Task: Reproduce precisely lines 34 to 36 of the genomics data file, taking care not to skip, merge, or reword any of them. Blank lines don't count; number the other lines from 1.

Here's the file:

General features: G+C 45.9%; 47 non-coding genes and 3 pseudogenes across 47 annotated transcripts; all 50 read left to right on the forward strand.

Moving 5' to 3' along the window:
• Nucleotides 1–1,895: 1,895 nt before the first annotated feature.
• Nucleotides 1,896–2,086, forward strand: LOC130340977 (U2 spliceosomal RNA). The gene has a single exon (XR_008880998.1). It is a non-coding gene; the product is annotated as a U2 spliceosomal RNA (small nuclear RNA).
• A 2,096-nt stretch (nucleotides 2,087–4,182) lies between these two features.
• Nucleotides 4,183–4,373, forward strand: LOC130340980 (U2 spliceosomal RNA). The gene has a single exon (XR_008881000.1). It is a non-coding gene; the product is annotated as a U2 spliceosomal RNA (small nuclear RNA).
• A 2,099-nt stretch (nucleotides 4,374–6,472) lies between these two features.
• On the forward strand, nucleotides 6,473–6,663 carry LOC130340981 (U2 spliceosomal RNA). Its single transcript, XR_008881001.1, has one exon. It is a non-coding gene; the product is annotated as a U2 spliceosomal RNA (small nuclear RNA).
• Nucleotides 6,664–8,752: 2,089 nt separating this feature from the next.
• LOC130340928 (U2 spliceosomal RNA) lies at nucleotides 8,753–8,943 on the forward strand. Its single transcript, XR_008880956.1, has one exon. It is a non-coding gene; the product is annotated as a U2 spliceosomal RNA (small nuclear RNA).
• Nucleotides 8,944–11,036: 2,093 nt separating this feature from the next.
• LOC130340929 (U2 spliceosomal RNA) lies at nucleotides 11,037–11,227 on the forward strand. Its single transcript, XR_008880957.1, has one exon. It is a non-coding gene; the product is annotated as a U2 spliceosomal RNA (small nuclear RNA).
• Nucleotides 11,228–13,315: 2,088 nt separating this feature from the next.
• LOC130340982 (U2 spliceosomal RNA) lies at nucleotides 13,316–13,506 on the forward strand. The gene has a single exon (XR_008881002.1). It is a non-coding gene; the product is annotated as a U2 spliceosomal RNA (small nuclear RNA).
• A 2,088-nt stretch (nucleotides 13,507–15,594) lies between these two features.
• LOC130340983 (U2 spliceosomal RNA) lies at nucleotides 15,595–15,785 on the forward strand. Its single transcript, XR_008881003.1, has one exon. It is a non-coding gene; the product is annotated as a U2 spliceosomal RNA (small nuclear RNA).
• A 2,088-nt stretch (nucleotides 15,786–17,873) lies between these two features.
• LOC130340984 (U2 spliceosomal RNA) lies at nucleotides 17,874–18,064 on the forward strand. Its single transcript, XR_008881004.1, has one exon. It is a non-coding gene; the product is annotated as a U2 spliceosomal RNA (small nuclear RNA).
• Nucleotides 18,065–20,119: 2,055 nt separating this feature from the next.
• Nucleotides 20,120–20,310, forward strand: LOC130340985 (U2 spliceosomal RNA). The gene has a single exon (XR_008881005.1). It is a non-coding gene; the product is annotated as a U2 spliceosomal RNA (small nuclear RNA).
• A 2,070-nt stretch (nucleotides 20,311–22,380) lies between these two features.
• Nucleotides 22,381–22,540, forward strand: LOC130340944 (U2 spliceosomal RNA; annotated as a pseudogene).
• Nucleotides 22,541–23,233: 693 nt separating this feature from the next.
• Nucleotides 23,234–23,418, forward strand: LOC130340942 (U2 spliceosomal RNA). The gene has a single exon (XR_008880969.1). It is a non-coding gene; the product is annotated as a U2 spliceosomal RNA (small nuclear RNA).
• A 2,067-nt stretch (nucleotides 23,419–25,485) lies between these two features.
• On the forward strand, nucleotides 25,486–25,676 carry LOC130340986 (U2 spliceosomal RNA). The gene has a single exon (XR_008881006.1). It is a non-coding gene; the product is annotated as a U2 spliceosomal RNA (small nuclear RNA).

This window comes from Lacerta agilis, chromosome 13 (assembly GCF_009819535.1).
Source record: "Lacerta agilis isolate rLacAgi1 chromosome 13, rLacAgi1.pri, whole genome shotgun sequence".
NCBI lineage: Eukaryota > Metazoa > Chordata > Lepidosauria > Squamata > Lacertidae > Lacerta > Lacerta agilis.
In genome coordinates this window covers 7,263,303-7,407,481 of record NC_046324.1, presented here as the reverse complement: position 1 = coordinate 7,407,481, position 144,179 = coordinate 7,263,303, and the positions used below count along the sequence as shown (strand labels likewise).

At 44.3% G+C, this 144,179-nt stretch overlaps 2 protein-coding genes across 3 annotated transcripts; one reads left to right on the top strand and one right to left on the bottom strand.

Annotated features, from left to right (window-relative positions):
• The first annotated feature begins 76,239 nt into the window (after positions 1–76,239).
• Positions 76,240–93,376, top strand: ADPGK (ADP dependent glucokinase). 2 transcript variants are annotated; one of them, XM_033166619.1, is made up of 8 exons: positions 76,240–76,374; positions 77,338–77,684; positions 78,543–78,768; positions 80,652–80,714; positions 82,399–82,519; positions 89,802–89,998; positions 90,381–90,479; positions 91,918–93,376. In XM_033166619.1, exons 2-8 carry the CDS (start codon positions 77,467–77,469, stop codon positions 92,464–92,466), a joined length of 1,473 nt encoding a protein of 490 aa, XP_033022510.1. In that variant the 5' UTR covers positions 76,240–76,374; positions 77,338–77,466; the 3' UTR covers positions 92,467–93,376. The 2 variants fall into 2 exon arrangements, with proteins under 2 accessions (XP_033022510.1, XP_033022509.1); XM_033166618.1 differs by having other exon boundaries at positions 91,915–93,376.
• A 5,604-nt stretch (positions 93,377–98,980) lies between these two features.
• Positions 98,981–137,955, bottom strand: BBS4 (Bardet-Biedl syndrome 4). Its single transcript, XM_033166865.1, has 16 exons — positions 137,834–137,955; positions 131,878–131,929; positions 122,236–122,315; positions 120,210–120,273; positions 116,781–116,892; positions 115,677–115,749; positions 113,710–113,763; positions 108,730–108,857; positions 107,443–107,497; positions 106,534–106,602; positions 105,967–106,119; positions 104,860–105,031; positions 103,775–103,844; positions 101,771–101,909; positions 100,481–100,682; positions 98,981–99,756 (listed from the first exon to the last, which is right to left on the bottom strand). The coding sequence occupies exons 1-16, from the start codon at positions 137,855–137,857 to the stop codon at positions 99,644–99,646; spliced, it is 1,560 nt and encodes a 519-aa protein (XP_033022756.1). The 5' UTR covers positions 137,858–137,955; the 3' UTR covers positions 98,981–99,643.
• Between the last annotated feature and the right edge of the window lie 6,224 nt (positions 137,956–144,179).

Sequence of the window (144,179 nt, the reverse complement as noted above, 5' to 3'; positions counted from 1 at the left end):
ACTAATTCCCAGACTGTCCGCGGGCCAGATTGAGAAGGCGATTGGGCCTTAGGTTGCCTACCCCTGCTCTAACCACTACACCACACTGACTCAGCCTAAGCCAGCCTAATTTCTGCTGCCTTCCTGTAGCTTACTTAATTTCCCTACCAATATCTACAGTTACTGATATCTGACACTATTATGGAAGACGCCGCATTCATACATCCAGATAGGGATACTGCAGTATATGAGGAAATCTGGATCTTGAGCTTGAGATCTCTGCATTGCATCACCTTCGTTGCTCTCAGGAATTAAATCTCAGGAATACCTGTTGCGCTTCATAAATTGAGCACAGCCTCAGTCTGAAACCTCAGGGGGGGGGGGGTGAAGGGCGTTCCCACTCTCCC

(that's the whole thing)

• Positions 76,240–93,376, top strand: ADPGK (ADP dependent glucokinase). 2 transcript variants are annotated; one of them, XM_033166619.1, is made up of 8 exons: positions 76,240–76,374; positions 77,338–77,684; positions 78,543–78,768; positions 80,652–80,714; positions 82,399–82,519; positions 89,802–89,998; positions 90,381–90,479; positions 91,918–93,376. In XM_033166619.1, exons 2-8 carry the CDS (start codon positions 77,467–77,469, stop codon positions 92,464–92,466), a joined length of 1,473 nt encoding a protein of 490 aa, XP_033022510.1. In that variant the 5' UTR covers positions 76,240–76,374; positions 77,338–77,466; the 3' UTR covers positions 92,467–93,376. The 2 variants fall into 2 exon arrangements, with proteins under 2 accessions (XP_033022510.1, XP_033022509.1); XM_033166618.1 differs by having other exon boundaries at positions 91,915–93,376.
• A 5,604-nt stretch (positions 93,377–98,980) lies between these two features.
• Positions 98,981–137,955, bottom strand: BBS4 (Bardet-Biedl syndrome 4). Its single transcript, XM_033166865.1, has 16 exons — positions 137,834–137,955; positions 131,878–131,929; positions 122,236–122,315; positions 120,210–120,273; positions 116,781–116,892; positions 115,677–115,749; positions 113,710–113,763; positions 108,730–108,857; positions 107,443–107,497; positions 106,534–106,602; positions 105,967–106,119; positions 104,860–105,031; positions 103,775–103,844; positions 101,771–101,909; positions 100,481–100,682; positions 98,981–99,756 (listed from the first exon to the last, which is right to left on the bottom strand). The coding sequence occupies exons 1-16, from the start codon at positions 137,855–137,857 to the stop codon at positions 99,644–99,646; spliced, it is 1,560 nt and encodes a 519-aa protein (XP_033022756.1). The 5' UTR covers positions 137,858–137,955; the 3' UTR covers positions 98,981–99,643.